In this series, Magnolia Tribune staff and contributors reflect on what they are thankful for and supply some last-minute recipes for the home cook preparing for Thanksgiving dinner.
An endless amount of food and sweet tea. Cozy kitchens and the sound of the front porch swing creaking as family and friends laugh over old stories. Footsteps clattering all across the house while kids run from the front to the back and are shooed out into the field.
Those thoughts flood my mind when I think of Thanksgiving. This holiday marks the first of the season in which we are all reminded to slow down and enjoy.
My family’s Thanksgiving traditions have changed several times over the years. From large family gatherings with a spread of casseroles to elegant dinners with close cousins, and now finding a new rhythm amid marriages and babies.
But for me, I think my most vivid memories of Thanksgiving are from my childhood.
When I was younger, we spent the holiday in “The Country,” better known as Moselle, Mississippi. A large group of extended family on my dad’s side would get together at the home my grandmother spent her childhood. This day was often the only time many of us were able to reconnect all year.
The home, which is still there today, sits on a large open piece of property with a few strategically placed magnolia trees that provide just enough shade for a picnic. It had a large concrete front porch with a swing and flower bushes that attempted to climb the railings. Inside still looked like a 1920’s farm home with a box TV that had an antenna, wallpaper everywhere, and photos of relatives long since passed.
Across the street was a large open hay field. When it was cut, we spent our time jumping row after row of hay bales pretending the cracks were something like hot lava or a 100-foot drop. Behind the home the neighboring property, which still tends a herd of cattle, provided scenic views of the woods where a stream ran through and a small pond in the pasture.
The whole affair seemed like something out of a classic southern novel. Generations of family who had spread out and moved all over coming back to do what southerners do best – eat good food and catch up on the gossip.
I kid you not – there were hundreds of dishes to choose from. It was the largest spread of southern food you’ve ever seen in your life. I never knew there were so many ways to put corn in a casserole or how banana pudding could taste ten different ways depending on who made it.
Someone, usually one of the many grandfathers in attendance, would bless the food. They would remind us how thankful we should be that we were able to gather together and celebrate all we’ve been blessed with. They always included how thankful they were for Jesus.
After we finished eating, us kids disappeared. We made ourselves busy running through the cow pasture, pretending we could fish with just a stick, racing the four-wheelers on a very specific, mapped out path around the property (which I now realize was wildly dangerous), or finding a cozy spot to curl up and nap as our food settled.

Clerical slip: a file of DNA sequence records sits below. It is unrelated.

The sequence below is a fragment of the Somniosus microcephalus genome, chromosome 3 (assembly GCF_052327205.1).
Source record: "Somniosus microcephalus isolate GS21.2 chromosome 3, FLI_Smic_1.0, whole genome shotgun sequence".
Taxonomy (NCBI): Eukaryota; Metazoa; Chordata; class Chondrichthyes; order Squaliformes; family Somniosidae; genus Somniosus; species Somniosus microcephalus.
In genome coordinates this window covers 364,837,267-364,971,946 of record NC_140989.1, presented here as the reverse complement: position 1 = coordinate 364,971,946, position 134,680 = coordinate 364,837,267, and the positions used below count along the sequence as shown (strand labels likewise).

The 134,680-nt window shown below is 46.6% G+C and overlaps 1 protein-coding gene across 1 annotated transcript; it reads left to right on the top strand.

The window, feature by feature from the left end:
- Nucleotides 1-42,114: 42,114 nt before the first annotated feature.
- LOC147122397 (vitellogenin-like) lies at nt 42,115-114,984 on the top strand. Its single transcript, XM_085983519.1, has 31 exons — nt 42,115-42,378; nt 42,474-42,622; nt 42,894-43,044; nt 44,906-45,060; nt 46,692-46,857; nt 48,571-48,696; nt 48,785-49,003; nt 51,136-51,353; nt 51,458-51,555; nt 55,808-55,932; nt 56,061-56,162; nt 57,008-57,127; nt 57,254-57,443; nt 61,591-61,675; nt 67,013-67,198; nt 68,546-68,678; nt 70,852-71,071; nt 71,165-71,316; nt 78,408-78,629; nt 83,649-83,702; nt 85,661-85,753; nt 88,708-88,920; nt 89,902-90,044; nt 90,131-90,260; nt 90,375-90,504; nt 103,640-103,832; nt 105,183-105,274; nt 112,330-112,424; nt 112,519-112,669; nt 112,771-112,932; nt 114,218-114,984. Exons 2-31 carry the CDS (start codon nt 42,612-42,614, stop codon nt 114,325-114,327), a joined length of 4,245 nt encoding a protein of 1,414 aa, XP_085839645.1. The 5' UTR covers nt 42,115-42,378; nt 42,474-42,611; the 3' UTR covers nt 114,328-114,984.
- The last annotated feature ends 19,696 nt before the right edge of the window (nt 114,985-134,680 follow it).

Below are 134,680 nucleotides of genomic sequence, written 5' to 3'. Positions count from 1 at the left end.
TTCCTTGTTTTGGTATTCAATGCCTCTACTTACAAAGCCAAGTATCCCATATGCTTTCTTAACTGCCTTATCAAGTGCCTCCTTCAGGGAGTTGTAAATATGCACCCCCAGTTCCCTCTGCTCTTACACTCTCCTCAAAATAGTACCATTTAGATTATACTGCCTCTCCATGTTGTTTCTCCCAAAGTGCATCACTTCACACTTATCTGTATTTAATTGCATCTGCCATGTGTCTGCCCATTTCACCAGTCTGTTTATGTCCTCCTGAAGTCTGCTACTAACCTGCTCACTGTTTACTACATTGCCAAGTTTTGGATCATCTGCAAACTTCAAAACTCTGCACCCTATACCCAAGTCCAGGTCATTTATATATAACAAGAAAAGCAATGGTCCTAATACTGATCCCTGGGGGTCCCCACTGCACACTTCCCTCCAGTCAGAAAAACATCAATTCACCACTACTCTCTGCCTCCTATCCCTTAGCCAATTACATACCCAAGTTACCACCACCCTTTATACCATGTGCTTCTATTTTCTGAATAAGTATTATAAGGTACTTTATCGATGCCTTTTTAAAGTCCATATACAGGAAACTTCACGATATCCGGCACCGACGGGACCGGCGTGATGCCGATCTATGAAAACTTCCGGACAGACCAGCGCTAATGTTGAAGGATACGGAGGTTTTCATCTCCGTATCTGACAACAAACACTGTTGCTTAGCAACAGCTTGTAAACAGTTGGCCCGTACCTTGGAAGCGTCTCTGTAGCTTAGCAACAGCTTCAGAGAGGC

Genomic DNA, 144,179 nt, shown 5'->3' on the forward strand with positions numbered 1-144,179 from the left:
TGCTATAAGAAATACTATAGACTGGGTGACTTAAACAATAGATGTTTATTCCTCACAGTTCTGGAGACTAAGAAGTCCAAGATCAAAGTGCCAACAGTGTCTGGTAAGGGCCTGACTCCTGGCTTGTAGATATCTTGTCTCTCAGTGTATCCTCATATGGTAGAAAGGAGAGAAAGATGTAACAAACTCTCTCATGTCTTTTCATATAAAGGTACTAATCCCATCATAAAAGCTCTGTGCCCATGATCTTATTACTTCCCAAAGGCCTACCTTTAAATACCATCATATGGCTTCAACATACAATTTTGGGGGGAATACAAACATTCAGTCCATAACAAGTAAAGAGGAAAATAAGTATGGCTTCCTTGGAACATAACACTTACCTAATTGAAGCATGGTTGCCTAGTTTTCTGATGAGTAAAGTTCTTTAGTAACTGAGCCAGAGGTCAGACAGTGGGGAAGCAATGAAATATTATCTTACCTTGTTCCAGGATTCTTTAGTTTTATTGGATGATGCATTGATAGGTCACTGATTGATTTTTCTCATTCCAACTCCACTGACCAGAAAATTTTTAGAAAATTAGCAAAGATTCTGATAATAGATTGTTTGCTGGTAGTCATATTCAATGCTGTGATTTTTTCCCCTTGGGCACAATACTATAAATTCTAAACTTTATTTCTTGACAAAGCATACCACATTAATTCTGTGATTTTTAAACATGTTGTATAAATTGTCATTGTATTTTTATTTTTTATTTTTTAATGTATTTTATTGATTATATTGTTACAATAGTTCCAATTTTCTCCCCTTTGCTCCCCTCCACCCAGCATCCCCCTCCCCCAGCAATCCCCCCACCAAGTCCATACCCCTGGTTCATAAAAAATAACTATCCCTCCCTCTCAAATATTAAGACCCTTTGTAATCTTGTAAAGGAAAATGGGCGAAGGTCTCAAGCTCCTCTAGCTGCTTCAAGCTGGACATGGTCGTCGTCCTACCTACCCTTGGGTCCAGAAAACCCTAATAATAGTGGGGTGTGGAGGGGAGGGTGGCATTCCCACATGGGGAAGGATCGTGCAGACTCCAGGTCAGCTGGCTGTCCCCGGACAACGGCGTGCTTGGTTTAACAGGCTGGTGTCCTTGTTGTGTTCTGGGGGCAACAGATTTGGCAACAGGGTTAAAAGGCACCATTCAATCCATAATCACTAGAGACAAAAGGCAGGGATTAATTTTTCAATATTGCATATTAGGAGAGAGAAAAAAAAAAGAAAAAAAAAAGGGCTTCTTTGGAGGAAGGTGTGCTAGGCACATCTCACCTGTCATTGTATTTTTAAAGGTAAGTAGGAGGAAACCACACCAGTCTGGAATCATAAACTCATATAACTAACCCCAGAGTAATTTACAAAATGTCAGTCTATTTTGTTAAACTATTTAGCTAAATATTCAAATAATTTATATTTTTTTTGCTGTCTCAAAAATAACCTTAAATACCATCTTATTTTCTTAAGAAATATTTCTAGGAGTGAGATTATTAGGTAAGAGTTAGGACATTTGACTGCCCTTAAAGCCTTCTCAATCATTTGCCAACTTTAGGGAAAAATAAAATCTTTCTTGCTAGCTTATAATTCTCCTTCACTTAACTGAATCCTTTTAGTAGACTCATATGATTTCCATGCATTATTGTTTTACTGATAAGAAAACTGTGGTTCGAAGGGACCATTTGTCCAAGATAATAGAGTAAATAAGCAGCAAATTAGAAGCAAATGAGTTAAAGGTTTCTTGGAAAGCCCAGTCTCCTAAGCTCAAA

There might have been football on TV, but to be honest I wasn’t even paying attention.
We spent the whole day in The Country and it wasn’t until the sun began to set that families would back up and head back to their homes. For a kid growing up in the suburbs, Thanksgiving served as a time capsule back to a place where things were simpler, slower, wilder. Whenever I think of the holiday there, it leaves me with a sense of warmth.
As we all began to grow up and the “grandchildren” soon had families of their own, my traditions around Thanksgiving shifted. But I never forgot those fond memories of country days in Moselle.
Ultimately what my memories of Moselle provide me is what the holiday is all about. Thanksgiving serves as a day for us all to pause and be grateful. Regardless of where you are, what hand life has dealt you, there is always something to be thankful for even if it is as simple as good food and friendly conversation.
I hold onto those memories of my childhood Thanksgivings when it seems to be much more difficult in adulthood to pause and show gratitude. I hope you have holiday memories that give you that same sense of calm.
So, in good southern fashion, I’d like to now share a recipe with you that might bring those feelings of The Country to your Thanksgiving traditions.
Nelda’s Banana Pudding
This recipe calls for homemade pudding and topping.
For the Pudding:
- 1/3 cup Flour
- 2/3 cup of Sugar
- Dash of salt
- 2 cups of milk
- ½ tsp of vanilla
- 2 tbsp of butter (optional)
- 3 egg yolks (beaten)
- 2-3 bananas
- Box of Vanilla Wafers
For the Topping:
- 3 egg whites, beaten
- ¼ cup of Sugar
To make the homemade pudding, begin by pouring the milk into a large saucepan. Slowly warm the milk. Meanwhile, mix the remaining ingredients for the pudding (sans the bananas and wafers) in another bowl. Be sure to save the egg whites for the whipped topping. Once the milk is warm, add the other ingredients to the saucepan. Cook until it begins to bubble, stirring frequently. Set aside to cool.
Take a large casserole dish (9×13 or 8×12) and begin to layer the sliced banana and wafers as desired. When the pudding has cooled some, add it to the dish. Continue layering as you prefer.
To make the whipped topping beat the egg whites with the sugar until fluffy. Place in an oven safe container and allow to brown at 350 for roughly 15 minutes. Then add to the top of your pudding.
You can serve this dish warm or cold. Enjoy!